When Cloquet Library Director Mary Lukkarila was hired in 1984, the current library building didn't exist. In addition to books, residents could check out laser video discs and LaserDisc players, an option so rare that CBS News did a story on it.
"It was a shock coming here from smaller libraries," said Lukkarila, admitting that she had a lot to learn when she got here. Cloquet and Duluth were also the first automated libraries north of the Twin Cities, and had their books listed on an online catalog that was accessible to libraries regionally and nationally in a time before the internet existed.
Books are still the most used resource the library offers, Lukkarila said. However, today the library also offers patrons computer and access to wireless internet, a myriad of online databases, adult programs, children's programs, a place for distance learners to do online testing and even wireless internet hotspots that can be checked out and taken home for residents who don't have internet access. Members can research old newspapers on microfilm and microfiche, check out or download audiobooks and e-books, rent movies or foreign films and, yes, check out books.
Lukkarila isn't concerned that libraries could become obsolete if books, magazines and newspapers cease to be produced anywhere but online — a future that some people say will become reality someday.
"The central purpose (of a library) is information," she said. "We're a place where you can express ideas and learn new things.
"For the lumbermen, the town library was very important," Lukkarila said. "They were self-made men, and a lot of the knowledge they received was what they read at the library. George Shaw, who paid for the previous library building on Cloquet Avenue that now houses the Carlton County Historical Society, was a lumberman. It was important that they have a library in the town for that reason.
"And we still have people who are trying to start businesses that come to the library to learn how to do that," she said. "Distance learners do online tests for school. We are in the education business, but not like a school or university. We do it in a less structured way. We assist people instead of telling them what their need is and having a curriculum."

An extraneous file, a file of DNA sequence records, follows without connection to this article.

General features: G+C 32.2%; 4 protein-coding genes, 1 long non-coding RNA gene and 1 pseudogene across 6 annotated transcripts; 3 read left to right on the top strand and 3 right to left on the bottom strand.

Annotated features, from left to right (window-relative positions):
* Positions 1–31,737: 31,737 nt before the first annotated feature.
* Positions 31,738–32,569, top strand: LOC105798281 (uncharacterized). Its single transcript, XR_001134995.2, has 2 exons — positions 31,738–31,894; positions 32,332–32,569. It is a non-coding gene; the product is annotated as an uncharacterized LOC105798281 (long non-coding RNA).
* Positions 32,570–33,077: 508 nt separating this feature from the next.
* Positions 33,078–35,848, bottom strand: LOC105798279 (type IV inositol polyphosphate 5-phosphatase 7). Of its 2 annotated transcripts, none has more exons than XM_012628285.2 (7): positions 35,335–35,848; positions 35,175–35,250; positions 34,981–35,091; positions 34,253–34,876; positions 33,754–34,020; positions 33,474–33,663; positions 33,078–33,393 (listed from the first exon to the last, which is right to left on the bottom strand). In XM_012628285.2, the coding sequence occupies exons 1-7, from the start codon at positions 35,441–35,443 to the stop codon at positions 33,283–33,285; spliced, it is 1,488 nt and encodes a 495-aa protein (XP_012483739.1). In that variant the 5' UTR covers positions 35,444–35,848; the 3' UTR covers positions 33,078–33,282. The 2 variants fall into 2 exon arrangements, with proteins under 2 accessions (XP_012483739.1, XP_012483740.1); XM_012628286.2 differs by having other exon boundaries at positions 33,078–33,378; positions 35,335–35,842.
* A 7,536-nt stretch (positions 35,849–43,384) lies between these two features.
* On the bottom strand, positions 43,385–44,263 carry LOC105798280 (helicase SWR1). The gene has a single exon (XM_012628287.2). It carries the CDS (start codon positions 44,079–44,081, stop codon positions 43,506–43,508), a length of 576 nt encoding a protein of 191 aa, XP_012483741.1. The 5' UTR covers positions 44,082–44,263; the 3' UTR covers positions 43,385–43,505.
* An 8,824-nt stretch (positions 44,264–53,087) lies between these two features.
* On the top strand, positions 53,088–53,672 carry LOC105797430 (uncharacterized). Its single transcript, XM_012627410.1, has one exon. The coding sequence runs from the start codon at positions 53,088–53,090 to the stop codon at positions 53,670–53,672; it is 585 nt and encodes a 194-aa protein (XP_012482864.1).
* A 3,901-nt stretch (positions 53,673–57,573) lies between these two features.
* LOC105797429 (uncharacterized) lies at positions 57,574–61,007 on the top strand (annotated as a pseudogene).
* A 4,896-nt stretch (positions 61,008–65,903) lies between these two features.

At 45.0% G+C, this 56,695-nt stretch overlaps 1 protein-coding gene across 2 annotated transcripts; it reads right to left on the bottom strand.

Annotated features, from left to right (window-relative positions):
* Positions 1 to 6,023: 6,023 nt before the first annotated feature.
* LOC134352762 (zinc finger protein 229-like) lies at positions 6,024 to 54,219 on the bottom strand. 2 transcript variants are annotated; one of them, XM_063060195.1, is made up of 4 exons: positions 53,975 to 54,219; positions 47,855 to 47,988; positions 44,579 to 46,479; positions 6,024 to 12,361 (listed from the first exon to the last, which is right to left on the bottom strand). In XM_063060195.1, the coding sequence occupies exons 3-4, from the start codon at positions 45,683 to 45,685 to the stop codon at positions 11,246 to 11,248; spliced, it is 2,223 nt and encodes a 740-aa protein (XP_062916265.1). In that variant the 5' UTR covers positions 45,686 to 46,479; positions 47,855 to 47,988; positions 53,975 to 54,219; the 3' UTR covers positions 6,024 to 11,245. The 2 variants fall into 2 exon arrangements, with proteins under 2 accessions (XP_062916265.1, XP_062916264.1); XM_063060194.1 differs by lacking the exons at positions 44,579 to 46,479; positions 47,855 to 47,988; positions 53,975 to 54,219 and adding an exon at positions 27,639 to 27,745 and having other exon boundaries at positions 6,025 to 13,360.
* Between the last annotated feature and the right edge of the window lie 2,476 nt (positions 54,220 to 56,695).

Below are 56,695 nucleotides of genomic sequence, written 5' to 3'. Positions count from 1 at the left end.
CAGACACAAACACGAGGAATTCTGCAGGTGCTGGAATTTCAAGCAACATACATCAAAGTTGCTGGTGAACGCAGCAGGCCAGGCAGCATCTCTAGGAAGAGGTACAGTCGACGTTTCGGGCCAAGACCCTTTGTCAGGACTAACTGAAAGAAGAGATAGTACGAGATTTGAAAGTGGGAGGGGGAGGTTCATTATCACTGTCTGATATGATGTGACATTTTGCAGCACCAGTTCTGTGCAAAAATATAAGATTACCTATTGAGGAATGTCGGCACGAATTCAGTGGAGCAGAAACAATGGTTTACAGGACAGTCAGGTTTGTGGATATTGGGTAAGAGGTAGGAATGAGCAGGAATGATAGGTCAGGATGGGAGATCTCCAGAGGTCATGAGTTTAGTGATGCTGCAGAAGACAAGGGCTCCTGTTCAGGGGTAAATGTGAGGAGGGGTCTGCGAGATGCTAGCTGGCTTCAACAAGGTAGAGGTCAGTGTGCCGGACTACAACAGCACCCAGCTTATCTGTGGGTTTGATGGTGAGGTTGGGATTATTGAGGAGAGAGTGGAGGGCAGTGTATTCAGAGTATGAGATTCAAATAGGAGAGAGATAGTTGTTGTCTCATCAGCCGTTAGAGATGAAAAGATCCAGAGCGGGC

Lukkarila fell in love with books as a child growing up on the Iron Range. An avid reader in the small town of Chisholm, she tells how she read everything in the children's department, but as a child, wasn't allowed "to go upstairs" to the adult section.
"We had very nice school librarians, though," she said. "They let me help them with inventory and then I could check out from them. And actually, one of them encouraged me to go to library school."
In addition, a neighbor woman — who she only recently found out was a librarian — used to drive all the neighborhood kids to the bigger library in Hibbing once a week in the summer.
Lukkarila said her passion has been children's services, which she regards as "the most important department" in the library.
She said she'll miss the staff at the library, but is looking forward to learning new things in retirement and having time to pursue her interests, including genealogy and history, as well as photography.
"It's the next phase of my life," she said with a smile. "I've experienced a lot of change and I'm happy. We've had good boards that embraced change and were willing to move forward. I feel good that we've been leaders in the state for some things."
She leaves feeling good about her replacement, Beth Sorenson, who the city hired after a public search process. Sorenson is the first new library director in 34 years.
"I think they hired someone who will lead them in the next direction," Lukkarila said.
IF YOU GO
Everyone is invited to attend an open house to honor retiring Library Director Mary Lukkarila from 10 a.m. to noon Saturday, Oct. 28 at the Cloquet Public Library. Cake and coffee will be served. Lukkarila's last day at the library is Friday.